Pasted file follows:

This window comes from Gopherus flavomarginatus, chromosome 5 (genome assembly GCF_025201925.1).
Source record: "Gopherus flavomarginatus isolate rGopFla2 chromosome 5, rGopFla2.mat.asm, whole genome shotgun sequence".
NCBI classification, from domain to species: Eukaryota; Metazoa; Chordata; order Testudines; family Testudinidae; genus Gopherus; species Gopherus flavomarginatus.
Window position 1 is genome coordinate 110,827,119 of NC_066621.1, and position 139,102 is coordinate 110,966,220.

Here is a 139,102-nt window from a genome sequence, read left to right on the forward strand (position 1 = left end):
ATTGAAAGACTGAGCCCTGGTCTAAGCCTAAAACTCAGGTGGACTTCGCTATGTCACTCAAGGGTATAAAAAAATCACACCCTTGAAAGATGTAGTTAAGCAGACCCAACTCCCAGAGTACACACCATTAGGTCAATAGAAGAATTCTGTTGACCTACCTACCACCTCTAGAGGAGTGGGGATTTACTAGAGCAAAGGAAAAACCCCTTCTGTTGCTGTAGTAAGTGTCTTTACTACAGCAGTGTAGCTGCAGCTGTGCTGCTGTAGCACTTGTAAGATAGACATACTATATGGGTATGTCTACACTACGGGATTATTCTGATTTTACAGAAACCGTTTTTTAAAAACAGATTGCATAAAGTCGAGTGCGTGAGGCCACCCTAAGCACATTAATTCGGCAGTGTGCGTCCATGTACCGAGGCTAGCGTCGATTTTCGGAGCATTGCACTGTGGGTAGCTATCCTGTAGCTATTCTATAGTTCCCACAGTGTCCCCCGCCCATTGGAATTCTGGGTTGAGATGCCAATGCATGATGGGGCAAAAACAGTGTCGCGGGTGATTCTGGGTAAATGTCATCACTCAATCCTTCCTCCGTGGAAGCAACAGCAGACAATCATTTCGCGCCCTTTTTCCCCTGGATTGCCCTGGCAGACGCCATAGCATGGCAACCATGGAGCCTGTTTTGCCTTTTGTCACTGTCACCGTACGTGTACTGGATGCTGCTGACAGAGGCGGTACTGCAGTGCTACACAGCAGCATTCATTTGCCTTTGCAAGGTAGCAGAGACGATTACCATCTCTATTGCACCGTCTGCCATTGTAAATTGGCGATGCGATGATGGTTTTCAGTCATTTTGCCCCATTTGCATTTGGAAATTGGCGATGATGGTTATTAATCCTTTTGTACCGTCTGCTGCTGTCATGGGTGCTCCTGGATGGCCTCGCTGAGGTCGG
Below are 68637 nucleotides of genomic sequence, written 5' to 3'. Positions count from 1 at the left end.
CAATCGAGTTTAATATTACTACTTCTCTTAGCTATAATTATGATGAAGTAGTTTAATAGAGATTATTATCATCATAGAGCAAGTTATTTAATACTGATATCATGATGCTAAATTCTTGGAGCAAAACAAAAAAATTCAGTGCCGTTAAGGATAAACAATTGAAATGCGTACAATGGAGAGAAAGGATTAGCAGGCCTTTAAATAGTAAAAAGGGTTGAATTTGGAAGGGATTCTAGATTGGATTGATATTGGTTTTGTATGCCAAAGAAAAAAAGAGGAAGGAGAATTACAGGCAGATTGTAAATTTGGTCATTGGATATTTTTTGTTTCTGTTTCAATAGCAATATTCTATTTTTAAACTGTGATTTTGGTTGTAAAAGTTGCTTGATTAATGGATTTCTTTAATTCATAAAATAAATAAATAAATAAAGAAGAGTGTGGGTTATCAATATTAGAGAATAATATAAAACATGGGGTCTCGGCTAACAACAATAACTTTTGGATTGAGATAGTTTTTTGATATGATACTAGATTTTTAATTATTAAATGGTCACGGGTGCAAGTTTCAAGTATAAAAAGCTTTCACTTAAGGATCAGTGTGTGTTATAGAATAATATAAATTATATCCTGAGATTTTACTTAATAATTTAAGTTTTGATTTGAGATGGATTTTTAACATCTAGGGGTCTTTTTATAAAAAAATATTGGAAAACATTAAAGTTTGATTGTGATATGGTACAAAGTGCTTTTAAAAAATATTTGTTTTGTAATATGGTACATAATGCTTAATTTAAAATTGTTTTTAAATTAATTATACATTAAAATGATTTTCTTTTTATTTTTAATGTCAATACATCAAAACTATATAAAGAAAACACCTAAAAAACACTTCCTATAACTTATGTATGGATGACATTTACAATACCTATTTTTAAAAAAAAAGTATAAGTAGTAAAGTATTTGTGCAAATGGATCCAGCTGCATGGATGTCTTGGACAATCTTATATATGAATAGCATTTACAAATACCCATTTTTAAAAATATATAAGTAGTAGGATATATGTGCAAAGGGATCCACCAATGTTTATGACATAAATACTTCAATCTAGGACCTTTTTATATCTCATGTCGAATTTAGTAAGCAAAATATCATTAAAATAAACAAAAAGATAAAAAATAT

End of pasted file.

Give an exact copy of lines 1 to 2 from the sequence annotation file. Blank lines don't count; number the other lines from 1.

This window comes from Gopherus flavomarginatus, chromosome 5 (genome assembly GCF_025201925.1).
Source record: "Gopherus flavomarginatus isolate rGopFla2 chromosome 5, rGopFla2.mat.asm, whole genome shotgun sequence".